During the 1980's coaster manufacturers were striving to develop new types of coasters and coaster elements to satisfy the world's theme parks demand for newer, bigger, better coasters. One idea which was pursued by several companies was the heart-line spiral which turned the riders upside down while traveling in a straight line rather than through a loop or corkscrew. While several manufacturers worked on this design, only the Togo Corporation of Japan went beyond the prototype stage.

Ultra Twister was a new twist in coaster design, never seen before in the U.S. and really unique in many ways.

The site in the park chosen for Ultra Twister was a previously undeveloped area of woods between Rolling Thunder and Lahaway Creek alongside the Fort. As part of the development, a new path behind the Fort was created and a bridge was built over the creek to connect the two sides, improving traffic flow by joining the formerly separate Best of the West and Hernando's Hideaway sections.
Ultra Twister's unique coaster design was first constructed in model format during the days before computer animation. There were several models of the ride, including a working model which stood about 5 feet high. The models were never displayed in the park, but years later were sold in a park auction of excess equipment.

Construction of the ride began in November of 1985, and the ride finally opened to the public on June 6, 1986. Guests watched as the pieces came together during April and May, anxiously awaiting the ride's opening.

The coaster's first of their kind elements including a vertical lift in which cars backed into a pivoting track section which rotated skyward, leaving the passengers laying on their backs as the lift engaged and carried them up the 100 foot tower.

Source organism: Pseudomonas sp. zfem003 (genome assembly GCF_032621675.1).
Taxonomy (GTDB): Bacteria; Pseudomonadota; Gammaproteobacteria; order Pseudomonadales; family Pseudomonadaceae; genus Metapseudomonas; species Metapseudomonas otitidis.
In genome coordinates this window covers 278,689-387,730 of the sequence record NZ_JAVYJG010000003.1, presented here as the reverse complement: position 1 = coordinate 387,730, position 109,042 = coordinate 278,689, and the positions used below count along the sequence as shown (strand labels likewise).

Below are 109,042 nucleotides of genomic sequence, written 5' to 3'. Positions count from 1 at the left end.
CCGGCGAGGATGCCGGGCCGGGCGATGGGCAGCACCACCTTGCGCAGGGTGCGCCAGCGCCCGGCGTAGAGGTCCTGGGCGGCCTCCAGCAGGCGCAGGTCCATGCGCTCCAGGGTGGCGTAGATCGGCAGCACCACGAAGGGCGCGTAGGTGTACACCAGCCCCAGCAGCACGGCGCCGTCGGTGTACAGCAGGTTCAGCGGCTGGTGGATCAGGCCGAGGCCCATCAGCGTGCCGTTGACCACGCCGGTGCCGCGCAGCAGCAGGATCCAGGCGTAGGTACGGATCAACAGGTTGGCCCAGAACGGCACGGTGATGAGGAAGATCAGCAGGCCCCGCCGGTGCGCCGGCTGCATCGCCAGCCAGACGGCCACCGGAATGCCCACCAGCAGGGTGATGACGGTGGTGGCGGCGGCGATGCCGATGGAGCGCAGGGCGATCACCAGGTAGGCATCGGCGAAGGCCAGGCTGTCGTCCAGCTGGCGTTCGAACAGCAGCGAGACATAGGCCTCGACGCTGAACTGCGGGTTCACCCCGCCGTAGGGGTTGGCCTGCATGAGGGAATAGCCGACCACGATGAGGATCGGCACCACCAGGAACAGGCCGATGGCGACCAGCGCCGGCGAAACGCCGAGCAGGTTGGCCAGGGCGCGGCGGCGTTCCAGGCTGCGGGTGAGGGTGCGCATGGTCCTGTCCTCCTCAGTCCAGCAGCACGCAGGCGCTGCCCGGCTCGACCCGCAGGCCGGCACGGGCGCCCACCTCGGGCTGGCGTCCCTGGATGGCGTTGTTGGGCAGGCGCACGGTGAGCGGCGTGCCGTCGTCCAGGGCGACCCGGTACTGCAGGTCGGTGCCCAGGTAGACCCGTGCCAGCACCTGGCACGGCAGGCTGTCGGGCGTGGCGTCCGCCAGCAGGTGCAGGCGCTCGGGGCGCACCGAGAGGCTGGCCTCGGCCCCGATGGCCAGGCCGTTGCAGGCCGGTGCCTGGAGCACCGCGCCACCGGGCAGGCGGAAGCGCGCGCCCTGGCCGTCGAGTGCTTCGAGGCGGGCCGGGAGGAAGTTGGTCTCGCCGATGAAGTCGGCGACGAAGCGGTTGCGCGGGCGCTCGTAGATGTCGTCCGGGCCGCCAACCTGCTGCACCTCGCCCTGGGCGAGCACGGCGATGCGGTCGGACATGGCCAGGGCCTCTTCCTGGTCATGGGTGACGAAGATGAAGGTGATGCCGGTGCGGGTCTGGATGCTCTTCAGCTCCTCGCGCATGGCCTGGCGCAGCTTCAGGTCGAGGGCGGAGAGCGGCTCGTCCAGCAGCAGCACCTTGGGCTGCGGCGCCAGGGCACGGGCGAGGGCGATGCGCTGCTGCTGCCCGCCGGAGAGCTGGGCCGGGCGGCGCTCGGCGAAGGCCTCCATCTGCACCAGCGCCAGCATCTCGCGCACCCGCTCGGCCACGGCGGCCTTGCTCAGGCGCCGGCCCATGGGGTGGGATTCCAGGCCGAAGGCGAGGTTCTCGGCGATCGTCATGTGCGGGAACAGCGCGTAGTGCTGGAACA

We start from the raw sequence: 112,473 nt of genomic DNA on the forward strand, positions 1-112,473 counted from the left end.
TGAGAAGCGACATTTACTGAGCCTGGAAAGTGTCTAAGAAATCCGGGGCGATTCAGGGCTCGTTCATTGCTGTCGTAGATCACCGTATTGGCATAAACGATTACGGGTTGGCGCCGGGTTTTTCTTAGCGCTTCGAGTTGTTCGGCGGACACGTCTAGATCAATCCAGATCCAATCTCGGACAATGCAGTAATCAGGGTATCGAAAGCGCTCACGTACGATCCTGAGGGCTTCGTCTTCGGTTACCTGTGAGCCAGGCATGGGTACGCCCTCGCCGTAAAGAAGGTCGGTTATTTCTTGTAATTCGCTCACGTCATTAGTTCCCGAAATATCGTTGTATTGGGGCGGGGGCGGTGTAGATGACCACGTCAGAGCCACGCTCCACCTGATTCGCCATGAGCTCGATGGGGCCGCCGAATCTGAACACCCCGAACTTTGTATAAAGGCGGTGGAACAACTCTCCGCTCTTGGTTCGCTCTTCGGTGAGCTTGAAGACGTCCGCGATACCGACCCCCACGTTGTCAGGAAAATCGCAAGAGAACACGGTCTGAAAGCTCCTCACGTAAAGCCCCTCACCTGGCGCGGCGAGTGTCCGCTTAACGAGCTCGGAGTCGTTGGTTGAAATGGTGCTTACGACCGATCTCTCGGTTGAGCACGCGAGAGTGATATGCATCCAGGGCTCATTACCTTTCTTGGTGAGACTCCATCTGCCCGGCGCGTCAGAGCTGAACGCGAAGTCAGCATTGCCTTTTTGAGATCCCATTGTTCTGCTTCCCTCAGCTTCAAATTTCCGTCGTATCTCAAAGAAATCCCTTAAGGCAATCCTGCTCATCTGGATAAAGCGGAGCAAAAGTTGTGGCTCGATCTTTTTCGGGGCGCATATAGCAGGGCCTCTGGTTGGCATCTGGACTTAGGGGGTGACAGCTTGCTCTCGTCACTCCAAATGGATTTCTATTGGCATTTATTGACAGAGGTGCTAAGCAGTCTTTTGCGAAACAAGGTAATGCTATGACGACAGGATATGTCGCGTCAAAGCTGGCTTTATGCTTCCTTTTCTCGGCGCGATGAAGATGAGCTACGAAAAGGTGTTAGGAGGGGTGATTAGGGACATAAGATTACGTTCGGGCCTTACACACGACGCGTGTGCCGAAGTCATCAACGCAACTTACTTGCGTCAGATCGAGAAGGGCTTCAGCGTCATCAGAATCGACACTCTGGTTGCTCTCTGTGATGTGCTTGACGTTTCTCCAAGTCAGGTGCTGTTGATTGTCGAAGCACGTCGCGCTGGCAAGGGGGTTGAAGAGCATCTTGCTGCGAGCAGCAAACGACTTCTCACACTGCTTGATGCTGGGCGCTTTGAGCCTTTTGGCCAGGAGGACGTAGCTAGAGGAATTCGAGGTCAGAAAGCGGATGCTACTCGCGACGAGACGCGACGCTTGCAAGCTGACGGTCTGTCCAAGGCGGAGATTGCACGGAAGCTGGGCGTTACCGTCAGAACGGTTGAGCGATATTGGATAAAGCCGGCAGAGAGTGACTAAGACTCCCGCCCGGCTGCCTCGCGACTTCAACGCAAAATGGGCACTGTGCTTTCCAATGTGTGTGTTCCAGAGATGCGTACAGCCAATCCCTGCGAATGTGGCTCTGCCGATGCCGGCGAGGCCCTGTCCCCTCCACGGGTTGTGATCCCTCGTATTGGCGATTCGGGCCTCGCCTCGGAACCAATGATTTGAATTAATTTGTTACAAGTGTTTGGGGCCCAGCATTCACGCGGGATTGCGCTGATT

Once at the top, the car crept into the 90 degree first drop, plunging to the roof of the boarding area below then pulling into a hill.  The ride's speed was enhanced by the rings surrounding the tracks. The rings were necessary for the spiral sections of the ride, but were installed for the length of the track to heighten the feeling of speed and create the unique look of the ride.

After sailing over the hill, the cars  leveled out and came to the first of the heart line spirals, then up a small hill into a set of brakes.  The brakes brought the car to a stop on a piece of track with an emergency run out dead ending high above the walkway in case the brakes failed.

Click the placard below to watch the original Ultra Twister commercial.

Once the car had stopped at the end of the top section of track, the track would then tilt, releasing the car backwards into the lower track section where it did two more heartline spirals before hitting the brakes and coming into the station.

Even the station was unique, with a moving walkway for loading and unloading guests which matched the speed of the cars as they constantly advanced and moved through to the lift.

The unique system of rails which ran at rider's shoulder level throughout the ride to make the heartline rolls possible meant the open cars had to be fitted with guards to protect guests as the rails were very close. The rails ended on one side as the cars entered the station, with loading and unloading on one side, while the rail continued on the opposite side.  This was necessary to keep the wheels properly aligned on the one end of the car which were designed to move and flex.
(Above images photographed by Ric Turner and Erik Sakowski and can be viewed on RCDB.com.)

 One of the more unique attributes of Ultra Twister was its relatively small footprint. The structure was a single straight line which was placed parallel to Rolling Thunder's lift hill. The stacked track configuration meant the rides rack length was double that of its overall structure length.